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  • SecretsofKB

    My partner was a bartender while she was in college. Just from what she has told me, this is pretty spot on. I realized that I could never really do any job in that area. I'm sure I could, but I just wouldn't like it.

    Totally under-appreciated job field.

    Like 1 Person
    • Shamalien

      It’s good character building, every kid should get a taste of this bottom rung of society and learn some respect

    • Yep! She doesn't take shit from anyone and I suspect she learned it from that job.

    • Shamalien

      And hopefully she has respect for the people that serve her

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  • MzAsh

    I honestly still have resentment towards how we were treated working in food service. I worked at a pizza place in my college age years. Great food but the store managers were real pieces of shit. I still hate them.

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    • muncher717

      as a contractor i go out to deal with restaurants and majority of the time i'm getting into arguments and fights with either the managers or owners or sometimes both because they have massive egos on them and i think to myself if they treat me a guy who doesn't even work for them like this god only knows how awful he or she treats their employees who actually do work for them
      the irony they think i'm going to back down and cower for them when i don't and i mouth off at them and give them the same shitty attitude right back that they give me because i know on my job i can't get fired and i have my supervisors backing me up and letting out and lashing out on those managers and owners as well

  • smahala1991

    I have been a dishwasher and I am also currently a line cook. I can attest everything you're saying being true. Also another part I like was using restaurant lingo like heard, 86, behind, on the fly, etc... The only thing I don't like is that people come and go a lot more than you would expect at other jobs.

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  • muncher717

    it's hell and it's bullshit i've done the line cook thing and the dishwasher thing and they both suck and listening to chefs whine bitch and complain is like dealing with a crying baby without it's pacifier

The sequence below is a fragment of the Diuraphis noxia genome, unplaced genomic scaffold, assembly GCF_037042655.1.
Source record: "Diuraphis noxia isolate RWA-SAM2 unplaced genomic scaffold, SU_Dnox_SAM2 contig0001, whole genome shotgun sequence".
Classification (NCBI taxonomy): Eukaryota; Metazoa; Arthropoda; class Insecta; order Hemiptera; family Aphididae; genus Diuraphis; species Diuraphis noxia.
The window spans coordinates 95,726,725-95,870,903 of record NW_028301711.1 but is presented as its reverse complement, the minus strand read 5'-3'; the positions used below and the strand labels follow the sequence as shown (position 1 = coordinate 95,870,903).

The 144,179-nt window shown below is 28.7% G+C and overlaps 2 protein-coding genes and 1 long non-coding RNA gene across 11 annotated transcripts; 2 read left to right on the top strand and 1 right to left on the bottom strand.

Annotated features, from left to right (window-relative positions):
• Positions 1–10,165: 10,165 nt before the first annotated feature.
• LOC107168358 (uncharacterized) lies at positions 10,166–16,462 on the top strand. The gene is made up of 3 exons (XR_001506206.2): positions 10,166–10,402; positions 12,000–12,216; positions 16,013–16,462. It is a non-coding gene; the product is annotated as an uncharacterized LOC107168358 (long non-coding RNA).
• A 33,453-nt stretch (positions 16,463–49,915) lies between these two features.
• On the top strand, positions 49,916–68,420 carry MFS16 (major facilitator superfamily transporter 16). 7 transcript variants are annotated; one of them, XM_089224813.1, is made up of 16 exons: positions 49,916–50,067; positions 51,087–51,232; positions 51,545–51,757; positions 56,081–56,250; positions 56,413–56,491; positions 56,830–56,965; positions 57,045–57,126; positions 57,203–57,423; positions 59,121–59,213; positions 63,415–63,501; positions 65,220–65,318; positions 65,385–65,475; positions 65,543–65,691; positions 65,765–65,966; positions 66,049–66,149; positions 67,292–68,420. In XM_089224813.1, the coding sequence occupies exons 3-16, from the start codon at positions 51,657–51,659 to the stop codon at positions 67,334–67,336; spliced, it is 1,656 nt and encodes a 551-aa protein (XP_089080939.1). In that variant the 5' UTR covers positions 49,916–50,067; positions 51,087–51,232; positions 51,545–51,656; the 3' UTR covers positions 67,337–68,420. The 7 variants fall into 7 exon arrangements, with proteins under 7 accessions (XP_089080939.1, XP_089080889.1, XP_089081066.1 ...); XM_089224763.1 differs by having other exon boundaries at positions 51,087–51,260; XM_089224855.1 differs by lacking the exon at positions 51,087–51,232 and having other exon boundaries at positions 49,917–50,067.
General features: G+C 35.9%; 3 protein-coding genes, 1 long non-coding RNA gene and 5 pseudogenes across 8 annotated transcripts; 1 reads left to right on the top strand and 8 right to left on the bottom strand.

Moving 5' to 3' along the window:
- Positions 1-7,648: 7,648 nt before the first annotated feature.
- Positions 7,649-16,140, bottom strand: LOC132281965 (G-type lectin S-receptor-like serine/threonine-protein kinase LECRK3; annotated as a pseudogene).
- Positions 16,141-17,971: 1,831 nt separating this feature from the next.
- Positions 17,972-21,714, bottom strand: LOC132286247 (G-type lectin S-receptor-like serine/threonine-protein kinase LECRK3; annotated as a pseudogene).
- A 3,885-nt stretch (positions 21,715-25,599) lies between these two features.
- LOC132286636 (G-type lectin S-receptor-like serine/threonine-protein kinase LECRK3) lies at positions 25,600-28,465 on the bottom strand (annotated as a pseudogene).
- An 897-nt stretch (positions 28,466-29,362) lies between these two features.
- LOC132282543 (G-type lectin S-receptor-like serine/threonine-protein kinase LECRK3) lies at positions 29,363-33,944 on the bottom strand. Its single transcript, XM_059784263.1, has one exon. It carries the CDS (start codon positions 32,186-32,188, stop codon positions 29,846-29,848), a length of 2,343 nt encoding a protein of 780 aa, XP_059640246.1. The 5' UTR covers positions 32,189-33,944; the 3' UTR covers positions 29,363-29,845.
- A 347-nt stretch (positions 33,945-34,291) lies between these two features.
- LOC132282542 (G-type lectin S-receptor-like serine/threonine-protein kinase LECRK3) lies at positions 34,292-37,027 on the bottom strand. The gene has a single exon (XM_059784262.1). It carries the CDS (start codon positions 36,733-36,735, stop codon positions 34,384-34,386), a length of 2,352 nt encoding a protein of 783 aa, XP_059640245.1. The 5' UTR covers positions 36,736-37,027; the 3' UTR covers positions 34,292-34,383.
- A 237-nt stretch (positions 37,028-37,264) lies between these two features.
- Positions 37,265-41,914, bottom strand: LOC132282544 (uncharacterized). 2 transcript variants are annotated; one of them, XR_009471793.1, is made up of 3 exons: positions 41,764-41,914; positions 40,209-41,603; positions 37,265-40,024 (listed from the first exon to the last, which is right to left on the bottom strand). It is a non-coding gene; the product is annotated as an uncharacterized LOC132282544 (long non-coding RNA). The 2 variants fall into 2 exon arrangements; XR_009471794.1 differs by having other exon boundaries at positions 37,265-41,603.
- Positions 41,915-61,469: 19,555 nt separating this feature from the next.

Helpful 1 Person
  • Punkin_Annie92

    Working in fast food was NOT for me I'll never do it again. I respect people that have this job because it is extremely difficult.

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  • Subarugirl

    By husband was a public safety officer at the college he attended while he was in college. I was a lifeguard and taught swimming lessons.

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  • kmg9150

    Great write up, good perspective on the pros and cons.

    Its unfortunate that all to often the people above forget where they would be if not standing on the ones below them. Businesses dont run because the CEOs, they run because of all the people at the bottom end of operations and the consumer those people interact with. Where did a lot of owners/entrepreneurs start at? It was 'nt sitting on the top of the pyramid. But yet in all industries the laborers of operations are treated unfairly and exploited by fear. Since the 1920s upper management salaries have increases 10 fold, yet below them its lucky if the their salaries have even reached 2 fold since then...

  • bigslab

    I used to work as a cook at the Mill street community cafe and it was ok

    My experience working in a restaurant as a kitchen staff member
  • bulletbob555

    I worked in kitchens for 30 years. Did everything but bartend and host. Good times bad times I had a few

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  • jamesgoldman

    Breaks... only if you smoked or had to top something up but as a non smoker I ended up (despite being a sous chef) rubbing shoulders with the customers

    I can remember drinking like a fish and how everyone even the non smokers would share a joint or two after a shift

    Swearing was pretty much most of the language used in the kitchen

    N. b. anyone in the UK with Netflix or who can VPN in find the film Boiling Point, that sums it up well beyond having less staff and being far bigger degenerates

  • ArtemisSilver

    I used to be a chef, it's really not that bad and sometimes the cute waitresses get bored hehe.

  • boobliker

    back in the day of working it was very hard work but the benefits where well good

  • jengeorge26

    Working long hours

  • Jennz6

    I worked at Hooters and got free food

  • imfreeze95

    This is exactly right I went to culinary school

  • landingout2

    accurate lol